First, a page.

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//It seems that the standard test for insulation is conducted at 75F. At that temp. the polyiso outperforms the extruded. That, however, is not the end of the story.

As the temperature falls, so does the R-Value of polyiso, and it can fall from 6.0 per inch right down to 2.0 per inch.

Conversely, the R-Value of extruded polystyrene is inversely proportional to temperature. That is, as the temp falls the R-Value of the XPS rises.

So when the R-Max has fallen to 2.0. the pink stuff has risen to 6.0 per inch.//


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Easy, 1/2" of XPS layer on the outside, then the rest in polyiso.

Proven best combo in coolroom / icebox testing.
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Old 03-20-2018, 11:53 AM   #13
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Only necessary for those planning to camp in the snow, IMO
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Old 03-20-2018, 11:54 AM   #14
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Can't see any sigs from here, why I asked.
http://www.skoolie.net/forums/f13/th...tml#post260010

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Old 03-20-2018, 11:57 AM   #15
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Easy, 1/2" of XPS layer on the outside, then the rest in polyiso.

Proven best combo in coolroom / icebox testing.
That sounds like a decent compromise.

So in the end I went with 1 1/2" of XPS. I am layering 1" and 1/2" and I found that the XPS will bend to the curve in the roof, which is handy.
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Old 03-28-2018, 03:34 AM   #16
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Clarification

To clarify,

We were referencing DRICore Subfloor R+ and were considering its use primarily for the thickness being minimal and its also for summer applications in mild Midwest summers. (DRIcore Subfloor R+ has an R-value of 3 as per its specs.
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Old 03-28-2018, 06:59 AM   #17
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DRICore Subfloor R+ appears to be simply 1/2" XPS foam attached to 1/2" OSB.
You can do that yourself with better results, in my opinion. I would opt for more XPS foam underfoot. Can you sacrifice the headroom and put in 1" or at least 3/4" XPS?

The subject of installing subfloors comes up a lot around here. My opinion is that the best method is to glue the XPS to the floor and the plywood (not OSB) to the XPS. No framework. No screws. Use weight (bricks, buckets of water) to keep the layers tightly sandwiched while the PL Premium adhesive cures.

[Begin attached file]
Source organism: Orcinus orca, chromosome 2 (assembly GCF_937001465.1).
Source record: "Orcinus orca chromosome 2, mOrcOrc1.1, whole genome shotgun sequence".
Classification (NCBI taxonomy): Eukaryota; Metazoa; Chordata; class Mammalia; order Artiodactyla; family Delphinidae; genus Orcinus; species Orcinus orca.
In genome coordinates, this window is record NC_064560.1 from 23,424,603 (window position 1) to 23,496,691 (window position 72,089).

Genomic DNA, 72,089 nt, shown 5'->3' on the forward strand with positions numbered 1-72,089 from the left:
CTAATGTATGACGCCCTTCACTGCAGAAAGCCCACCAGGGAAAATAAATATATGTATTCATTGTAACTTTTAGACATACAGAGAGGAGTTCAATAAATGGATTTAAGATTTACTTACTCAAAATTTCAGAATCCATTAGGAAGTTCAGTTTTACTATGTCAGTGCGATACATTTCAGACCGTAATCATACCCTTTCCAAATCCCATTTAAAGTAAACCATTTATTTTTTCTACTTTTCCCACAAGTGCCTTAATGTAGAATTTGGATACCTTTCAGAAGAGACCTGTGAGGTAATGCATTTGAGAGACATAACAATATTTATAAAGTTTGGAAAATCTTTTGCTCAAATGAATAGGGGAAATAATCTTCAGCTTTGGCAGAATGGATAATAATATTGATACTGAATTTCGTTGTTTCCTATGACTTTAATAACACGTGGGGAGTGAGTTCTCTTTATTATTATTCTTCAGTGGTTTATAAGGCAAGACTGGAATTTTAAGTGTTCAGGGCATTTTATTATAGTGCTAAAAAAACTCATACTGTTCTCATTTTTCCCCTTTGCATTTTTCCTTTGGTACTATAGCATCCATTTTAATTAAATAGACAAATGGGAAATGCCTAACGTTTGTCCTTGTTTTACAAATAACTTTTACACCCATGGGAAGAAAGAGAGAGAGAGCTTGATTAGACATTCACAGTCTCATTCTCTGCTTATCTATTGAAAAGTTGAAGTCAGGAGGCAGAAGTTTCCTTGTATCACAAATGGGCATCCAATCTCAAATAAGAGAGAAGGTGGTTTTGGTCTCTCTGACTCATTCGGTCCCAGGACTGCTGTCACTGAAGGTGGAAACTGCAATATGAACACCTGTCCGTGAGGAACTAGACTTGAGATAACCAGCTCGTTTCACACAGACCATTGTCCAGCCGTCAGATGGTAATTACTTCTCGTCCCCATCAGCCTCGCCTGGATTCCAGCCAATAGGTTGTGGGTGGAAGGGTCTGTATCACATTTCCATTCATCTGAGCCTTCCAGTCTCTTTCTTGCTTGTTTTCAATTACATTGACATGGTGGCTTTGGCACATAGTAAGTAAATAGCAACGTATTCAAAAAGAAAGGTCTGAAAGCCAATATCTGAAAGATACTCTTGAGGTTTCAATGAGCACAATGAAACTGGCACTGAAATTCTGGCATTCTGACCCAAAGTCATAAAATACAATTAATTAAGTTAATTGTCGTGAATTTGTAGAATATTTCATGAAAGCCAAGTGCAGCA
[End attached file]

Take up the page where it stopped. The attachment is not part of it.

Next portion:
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Old 03-28-2018, 07:47 AM   #18
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DRICore Subfloor R+ appears to be simply 1/2" XPS foam attached to 1/2" OSB.
You can do that yourself with better results, in my opinion. I would opt for more XPS foam underfoot. Can you sacrifice the headroom and put in 1" or at least 3/4" XPS?

The subject of installing subfloors comes up a lot around here. My opinion is that the best method is to glue the XPS to the floor and the plywood (not OSB) to the XPS. No framework. No screws. Use weight (bricks, buckets of water) to keep the layers tightly sandwiched while the PL Premium adhesive cures.
This is almost exactly what I've done.

I had the benefit of being able to leave the OEM plywood in. I added 1 1/2" XPS (layered, 1" + 1/2") then a layer of 5/8" plywood. No glue at all.

Because the plywood was not absolutely flat I have screwed right through into the bottom layer of ply, just to hold it flat. Building the rest of the interior on top will finish the job of keeping the floor stable.

Final calculated ceiling height will be about 74 1/2". I had the benefit of starting with around 78".
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Old 03-28-2018, 08:01 AM   #19
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Quote:
Originally Posted by jazty View Post
DRICore Subfloor R+ appears to be simply 1/2" XPS foam attached to 1/2" OSB.
You can do that yourself with better results, in my opinion. I would opt for more XPS foam underfoot. Can you sacrifice the headroom and put in 1" or at least 3/4" XPS?

The subject of installing subfloors comes up a lot around here. My opinion is that the best method is to glue the XPS to the floor and the plywood (not OSB) to the XPS. No framework. No screws. Use weight (bricks, buckets of water) to keep the layers tightly sandwiched while the PL Premium adhesive cures.


This is exactly what we plan to do

We have prepped our metal floor and plan to glue XPS directly to the metal floor then glue plywood to the XPS.

No screws or hardware

We are then gluing down a single sheet layer of vinyl. Will likely leave a little bit of the vinyl rolled up the edges of the wall in wet areas like kitchen and bathroom which will end up being hidden behind things anyway

Then everything will be secured to the plywood layer during frame in on top of the vinyl